http://www.reed.edu/reed_magazine/nov1998/truth/index.html
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Re: I saw this movie called Shattered Glass

Duggerman
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^^I've read that before. It is interesting to re-live the entire incident through Adam's eyes. He went into great detail on this. Great writer.

I think it's safe to say that the conference call is what ultimately did Stephen in. Chuck Lane said in the commentary on the DVD that when Forbes assumed Steve had been duped, Steve let them assume that because sometimes journalists get duped. If you get duped, you won't be severely punished because it's not your fault.

But Chuck could see how nervous and sweaty Steve was as he was questioned. The Forbes staff couldn't see that. It was all downhill after that call. That's when Lane made up his mind that Steve was a liar.
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Re: I saw this movie called Shattered Glass

Jessica
Duggerman wrote
^^I've read that before. It is interesting to re-live the entire incident through Adam's eyes. He went into great detail on this. Great writer.

I think it's safe to say that the conference call is what ultimately did Stephen in. Chuck Lane said in the commentary on the DVD that when Forbes assumed Steve had been duped, Steve let them assume that because sometimes journalists get duped. If you get duped, you won't be severely punished because it's not your fault.

But Chuck could see how nervous and sweaty Steve was as he was questioned. The Forbes staff couldn't see that. It was all downhill after that call. That's when Lane made up his mind that Steve was a liar.
I thought it was the press conference location that sealed the deal for Lane?
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Re: I saw this movie called Shattered Glass

Duggerman
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Naw. Lane said in the commentary that he long suspected Steve was lying but was giving him chances to prove him wrong. When he watched Steve's sweaty reaction to the interrogation he knew the guy was lying. Discovering that Steve was never at the press conference only confirmed his suspicions. When he discovered his brother posed as George Sims, that when he knew beyond all doubt that Steve fabricated the entire article. But you could say that the conference call was the beginning of the end.
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Re: I saw this movie called Shattered Glass

Michelle
They Met???????

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Re: I saw this movie called Shattered Glass

Becky
In reply to this post by Duggerman
Duggerman wrote
Naw. Lane said in the commentary that he long suspected Steve was lying but was giving him chances to prove him wrong. When he watched Steve's sweaty reaction to the interrogation he knew the guy was lying. Discovering that Steve was never at the press conference only confirmed his suspicions. When he discovered his brother posed as George Sims, that when he knew beyond all doubt that Steve fabricated the entire article. But you could say that the conference call was the beginning of the end.
Chuck said the same thing in this interview.

http://www.youtube.com/watch?v=75nelHN3K7c

http://www.youtube.com/watch?v=1TMfc0gs1kA

http://www.youtube.com/watch?v=JC2mpjYqOio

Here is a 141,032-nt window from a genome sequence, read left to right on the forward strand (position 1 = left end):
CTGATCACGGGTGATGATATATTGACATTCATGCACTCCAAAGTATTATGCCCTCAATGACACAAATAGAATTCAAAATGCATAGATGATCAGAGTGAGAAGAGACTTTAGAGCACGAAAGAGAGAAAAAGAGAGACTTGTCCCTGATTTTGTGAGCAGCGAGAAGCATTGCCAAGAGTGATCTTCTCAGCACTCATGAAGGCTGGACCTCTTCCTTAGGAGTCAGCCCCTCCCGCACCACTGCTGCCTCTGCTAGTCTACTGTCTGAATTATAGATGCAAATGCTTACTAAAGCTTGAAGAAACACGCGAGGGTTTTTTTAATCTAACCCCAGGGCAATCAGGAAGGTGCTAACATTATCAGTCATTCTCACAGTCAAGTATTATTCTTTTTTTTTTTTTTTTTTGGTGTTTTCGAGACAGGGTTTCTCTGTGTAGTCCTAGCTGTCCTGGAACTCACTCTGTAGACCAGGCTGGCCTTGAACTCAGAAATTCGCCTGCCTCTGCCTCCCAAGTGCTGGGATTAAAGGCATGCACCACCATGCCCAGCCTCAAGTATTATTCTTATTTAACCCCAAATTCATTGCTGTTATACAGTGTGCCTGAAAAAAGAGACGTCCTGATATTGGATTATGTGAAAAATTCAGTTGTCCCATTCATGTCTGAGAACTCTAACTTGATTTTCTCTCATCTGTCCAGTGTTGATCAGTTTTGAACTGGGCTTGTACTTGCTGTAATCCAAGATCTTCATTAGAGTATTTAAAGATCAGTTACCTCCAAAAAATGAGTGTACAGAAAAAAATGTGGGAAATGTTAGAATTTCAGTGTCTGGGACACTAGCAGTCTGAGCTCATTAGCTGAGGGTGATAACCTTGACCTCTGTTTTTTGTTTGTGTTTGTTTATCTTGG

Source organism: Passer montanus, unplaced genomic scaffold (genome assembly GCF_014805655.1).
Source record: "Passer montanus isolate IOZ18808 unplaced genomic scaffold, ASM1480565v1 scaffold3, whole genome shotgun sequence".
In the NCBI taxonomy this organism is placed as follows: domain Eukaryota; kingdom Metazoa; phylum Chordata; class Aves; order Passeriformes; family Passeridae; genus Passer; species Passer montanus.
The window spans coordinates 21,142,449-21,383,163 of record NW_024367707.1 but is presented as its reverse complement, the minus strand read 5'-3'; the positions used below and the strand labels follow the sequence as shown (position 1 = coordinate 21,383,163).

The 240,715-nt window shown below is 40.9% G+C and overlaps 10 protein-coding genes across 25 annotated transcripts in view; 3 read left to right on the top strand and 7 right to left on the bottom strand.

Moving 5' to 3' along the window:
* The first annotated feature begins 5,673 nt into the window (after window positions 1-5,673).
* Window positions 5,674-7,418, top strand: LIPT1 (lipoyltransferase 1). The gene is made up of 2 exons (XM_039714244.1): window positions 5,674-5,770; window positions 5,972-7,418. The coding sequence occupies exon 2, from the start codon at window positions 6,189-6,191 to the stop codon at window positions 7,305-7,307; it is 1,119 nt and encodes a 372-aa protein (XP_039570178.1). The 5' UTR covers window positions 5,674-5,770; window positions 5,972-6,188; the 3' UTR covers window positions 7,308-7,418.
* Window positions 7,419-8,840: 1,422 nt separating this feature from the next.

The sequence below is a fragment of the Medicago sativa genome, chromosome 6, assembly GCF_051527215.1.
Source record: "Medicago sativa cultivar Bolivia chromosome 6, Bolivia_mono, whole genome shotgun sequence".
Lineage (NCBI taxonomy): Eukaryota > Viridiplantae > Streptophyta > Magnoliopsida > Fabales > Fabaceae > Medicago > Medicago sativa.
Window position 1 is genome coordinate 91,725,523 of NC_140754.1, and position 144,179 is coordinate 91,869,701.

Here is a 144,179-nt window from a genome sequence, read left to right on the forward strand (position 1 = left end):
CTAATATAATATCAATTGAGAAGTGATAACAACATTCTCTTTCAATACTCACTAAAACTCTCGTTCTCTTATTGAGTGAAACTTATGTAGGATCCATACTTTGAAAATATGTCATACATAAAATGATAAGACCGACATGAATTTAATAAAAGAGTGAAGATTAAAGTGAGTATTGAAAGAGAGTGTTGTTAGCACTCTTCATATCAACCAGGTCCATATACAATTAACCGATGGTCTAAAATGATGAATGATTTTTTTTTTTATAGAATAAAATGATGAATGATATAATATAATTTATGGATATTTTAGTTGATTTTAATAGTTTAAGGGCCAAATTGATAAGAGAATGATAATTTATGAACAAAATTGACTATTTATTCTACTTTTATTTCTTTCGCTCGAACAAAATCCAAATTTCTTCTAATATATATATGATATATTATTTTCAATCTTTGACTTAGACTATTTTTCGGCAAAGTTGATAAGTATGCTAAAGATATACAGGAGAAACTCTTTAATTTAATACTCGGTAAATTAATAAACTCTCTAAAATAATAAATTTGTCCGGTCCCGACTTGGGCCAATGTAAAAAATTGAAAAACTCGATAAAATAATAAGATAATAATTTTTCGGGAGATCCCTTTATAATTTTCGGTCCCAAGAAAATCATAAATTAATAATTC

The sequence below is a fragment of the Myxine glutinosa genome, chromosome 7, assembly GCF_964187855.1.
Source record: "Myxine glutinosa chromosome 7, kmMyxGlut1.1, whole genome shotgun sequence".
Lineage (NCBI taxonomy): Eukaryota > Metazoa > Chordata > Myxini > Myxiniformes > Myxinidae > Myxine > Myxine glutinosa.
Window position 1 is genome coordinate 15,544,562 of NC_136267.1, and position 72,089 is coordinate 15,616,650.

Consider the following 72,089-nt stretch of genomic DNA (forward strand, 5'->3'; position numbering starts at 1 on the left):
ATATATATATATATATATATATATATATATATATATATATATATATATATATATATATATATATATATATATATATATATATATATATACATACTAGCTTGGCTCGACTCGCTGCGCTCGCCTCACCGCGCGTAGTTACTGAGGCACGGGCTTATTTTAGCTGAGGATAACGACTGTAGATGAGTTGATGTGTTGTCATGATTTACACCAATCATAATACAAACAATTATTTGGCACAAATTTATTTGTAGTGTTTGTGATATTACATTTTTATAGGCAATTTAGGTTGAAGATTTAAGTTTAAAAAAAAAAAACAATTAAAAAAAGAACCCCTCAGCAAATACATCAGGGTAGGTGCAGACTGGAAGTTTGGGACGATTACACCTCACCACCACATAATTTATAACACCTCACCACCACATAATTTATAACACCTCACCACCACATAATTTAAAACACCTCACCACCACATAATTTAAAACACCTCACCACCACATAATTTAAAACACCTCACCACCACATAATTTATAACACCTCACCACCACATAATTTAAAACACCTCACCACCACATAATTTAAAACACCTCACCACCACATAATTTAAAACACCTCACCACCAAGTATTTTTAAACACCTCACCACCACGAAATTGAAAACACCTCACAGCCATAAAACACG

Michelle wrote
They Met???????

At first I thought this was photoshop. Stephen and Jayson casually having a beer? Yeah right. But it looks like they actually did a joint interview with a reporter. Who knew?
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Re: I saw this movie called Shattered Glass

Left Hook From Hell...
In reply to this post by Michelle
Michelle wrote
They Met???????

The Bad Boyz of Journalism. I took a journalism class in high school and we watched the movie about Stephen Glass.
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Re: I saw this movie called Shattered Glass

Alexander
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Re: I saw this movie called Shattered Glass

Entaowed
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Re: I saw this movie called Shattered Glass

Entaowed
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Re: I saw this movie called Shattered Glass

Duggerman
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Entaowed wrote
However, is it possible that he pretended remorse, including crying on those shoulders while continuing the lies?  He has received a 6 figure advance on his book, is he just willing to do or say anything to succeed?  If forced to choose i would say no, but I also tend to be believing...

One thing that stayed with me is that while he made up the vast majority of characters too, & went to significant links to fake whole events, identities, groups, web sites...Look at what he did with Vernon Jordan.  He admitted inventing lecherous conduct by an innocent man.
Does he feel badly about fabricating something that could be highly damaging to the man's career?

It does seem unlikely, though not highly, that he went through all that time in therapy just faking contrition & self-discovery.  

I hope he is not a Monster.  All I can say is more likely than not he is honest now.
People said he was a great manipulator. Not sure if his remorse when he got caught was genuine or not. I read that he wrote several apology letters to people he hurt, including Vernon Jordan. A lot of his stories were stereotypical...things you were prepared to read.

I think he's truly changed for the better now. A lot of people have defended him and this fiasco happened so long ago now. But it's going to haunt him forever. Sad. With his imagination he could have been a good screenwriter perhaps.
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Re: I saw this movie called Shattered Glass

Left Hook From Hell...
In reply to this post by Entaowed
Stephen had quite the imagination didn't he? He should get his journalism license back and write for the onion.